University’s reputation on the rocks

McKenna, board not only ones affected by turmoil

Brigitte Carreiro and Jacob Geanous

The highly publicized feud between President Margaret McKenna and Suffolk’s Board of Trustees calls into question how the university’s reputation and branding will hold up amid political chaos.

The media hailstorm sharply criticized the school’s governance while examining the presidential drama and blatant student dissent that followed. As relationships between the Board of Trustees

and the rest of the university became frayed, shockwaves affected the Suffolk community and beyond.

By the end of the week, current students were feeling the pressure of how these recent events may potentially shape their future careers.

“I definitely think that it tears the public image down a little bit,” said Lane Sutton, a Suffolk freshman and marketing major. “I know some students are interested in transferring. They are worried about getting jobs and having a degree at Suffolk,” said Sutton. “If they go out into the working world and try to get a job, especially in Boston, people may know of everything that happened and question it.”

In an interview with the Journal on Tuesday, sophomore marketing major Laura Malis shared similar sentiments.

“In regards to the current media buzz, I don’t think that the Board should have disputed this issue so publicly. Doing so has repercussions and negatively affects the reputation of Suffolk University,” she said.

While Suffolk’s image is subject to this rocky period, students shed light on a preexisting skewed condition of the university’s image.

Sophomore Paul Johnson, a physics major and president of the Society of Physics Students, said that Suffolk’s historic infatuation with how it presents itself has harmful consequences for certain areas of the student body.

“Everything that they try to get out is politics and law,” he said. “What we would like to see is a bit of a changed image for Suffolk, and of course we’re biased because we’re physics majors, but what we all want as young adults — maybe because we’re in this idealist moment — is to change the world.”

According to Johnson, there have been several meetings involving science department heads to discuss the discontinuation of various programs at Suffolk, something that sophomore and vice president of the SPS Allen Alfadhel sees as an unfit way to represent the university.

“It would be more beneficial for the school to advertise Suffolk as a science school so we get more students in these departments,” Alfadhel said.

Johnson echoed these sentiments. “Rather than closing down the electrical engineering department, you advertise and recruit for more engineers,” he said.

Ultimately, to Johnson, the recent changes to Suffolk are potentially adding more tension to what is seen by him as an unsettled university at a pivotal point in time.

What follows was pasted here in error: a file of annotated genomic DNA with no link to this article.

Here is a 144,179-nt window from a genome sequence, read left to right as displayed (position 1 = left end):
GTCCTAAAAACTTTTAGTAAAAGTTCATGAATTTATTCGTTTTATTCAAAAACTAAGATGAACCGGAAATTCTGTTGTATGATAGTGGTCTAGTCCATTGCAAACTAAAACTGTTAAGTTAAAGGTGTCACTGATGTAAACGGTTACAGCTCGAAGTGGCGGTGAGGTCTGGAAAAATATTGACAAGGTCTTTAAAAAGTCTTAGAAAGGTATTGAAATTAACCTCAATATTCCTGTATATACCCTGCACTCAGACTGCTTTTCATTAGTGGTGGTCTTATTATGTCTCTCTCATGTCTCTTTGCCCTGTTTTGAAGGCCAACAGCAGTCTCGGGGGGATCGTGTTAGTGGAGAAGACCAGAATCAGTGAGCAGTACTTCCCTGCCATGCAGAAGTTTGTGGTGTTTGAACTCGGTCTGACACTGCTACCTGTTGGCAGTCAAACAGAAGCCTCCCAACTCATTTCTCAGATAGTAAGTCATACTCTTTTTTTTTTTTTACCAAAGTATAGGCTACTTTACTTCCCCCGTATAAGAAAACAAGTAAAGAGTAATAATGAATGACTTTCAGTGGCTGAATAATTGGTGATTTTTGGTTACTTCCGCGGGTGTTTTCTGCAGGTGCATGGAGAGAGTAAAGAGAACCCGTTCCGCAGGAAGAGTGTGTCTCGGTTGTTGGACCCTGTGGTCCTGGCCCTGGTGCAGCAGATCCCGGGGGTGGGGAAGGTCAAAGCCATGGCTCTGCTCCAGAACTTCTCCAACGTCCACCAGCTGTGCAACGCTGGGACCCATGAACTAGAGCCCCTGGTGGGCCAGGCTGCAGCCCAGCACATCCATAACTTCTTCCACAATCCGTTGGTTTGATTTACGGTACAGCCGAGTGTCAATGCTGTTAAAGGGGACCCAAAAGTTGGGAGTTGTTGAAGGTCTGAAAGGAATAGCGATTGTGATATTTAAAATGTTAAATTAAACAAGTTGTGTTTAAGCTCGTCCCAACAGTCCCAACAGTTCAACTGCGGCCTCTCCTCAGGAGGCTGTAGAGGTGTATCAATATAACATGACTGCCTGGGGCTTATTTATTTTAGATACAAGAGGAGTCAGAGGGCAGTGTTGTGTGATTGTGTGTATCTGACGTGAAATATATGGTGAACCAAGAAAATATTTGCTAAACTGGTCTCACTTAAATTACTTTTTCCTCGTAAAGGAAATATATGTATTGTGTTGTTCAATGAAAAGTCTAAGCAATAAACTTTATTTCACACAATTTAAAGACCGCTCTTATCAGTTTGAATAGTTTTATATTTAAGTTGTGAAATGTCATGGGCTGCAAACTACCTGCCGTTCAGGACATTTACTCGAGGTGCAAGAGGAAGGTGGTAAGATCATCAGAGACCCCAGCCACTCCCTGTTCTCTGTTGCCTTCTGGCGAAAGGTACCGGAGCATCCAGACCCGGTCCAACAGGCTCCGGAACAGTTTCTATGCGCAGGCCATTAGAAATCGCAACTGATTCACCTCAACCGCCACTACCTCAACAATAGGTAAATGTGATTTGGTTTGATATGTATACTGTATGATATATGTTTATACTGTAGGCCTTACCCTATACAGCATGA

According to Interim Vice President of Enrollment Planning and Management Michael Crowley, potential new students are now receiving their acceptance letters, and whether recent disputes have had an effect on potential students’ decisions is in limbo.

While some may believe the choice to attend Suffolk in the fall could be impacted by the Board and McKenna’s very public display of dissonance and vulnerability, Crowley, however, believes that the impressive collaboration of students, more than the possibility of a detrimental public image, is what will bring students to Suffolk.

“I think that we have something going on at this point where there is a lot of disagreement in the press. Does it influence it on the edges? Somewhat, probably, but is it the driver? It’s not,” he said in an interview with the Journal.

“I think we’re seeing a really strongly-knit community right now, and that’s the excitement that we want to show. There’s an awful lot of pride in Suffolk being demonstrated,” he said.

Micky  Lee, associate professor in the communications and journalism department, agreed that despite the barrage of media attention, the impassioned determination exemplified in the student body’s ability to band together and make their collective voice heard is impressive.

“Both good things and bad things happened, but it was really the students that stood out,” said Lee. “All of the problems have been hidden under the cover for so long. But this time it played out in the public, so the students were more aware.”

With fingers pointing toward the Board of Trustees, members of Suffolk are also looking to local media for accountability for the public desecration of Suffolk. The university’s campus was crawling with Boston journalists following the ongoing saga, hungry for any information with no regard for the university’s well-being.

“The Boston Herald just ran a story according to unconfirmed sources. This calls into question the legitimacy of the Boston Herald more than Suffolk University,” said Lee. “People were not complaining about Suffolk not teaching students. What people were looking at is the governance of the school.”

Madeline Garcia, a junior public relations major, saw the effect of the press on third parties firsthand when she received a distraught email from her father after the news became clogged with Boston Globe stories about the situation, proving that these university issues are not exclusive to those directly on campus.

“I could care less about the fighting other than if, at some point in the future, it could potentially have a negative effect on the university’s accreditation,” her father wrote. “That won’t have any immediate consequences other than it could lessen the value of a degree from the university if it loses its accreditation.”

Garcia agreed and said she recognized the impact the frenzy may have on her future.

“We pay a lot of money for this school, and he doesn’t want my degree to have less credit because of this whole thing,” she said.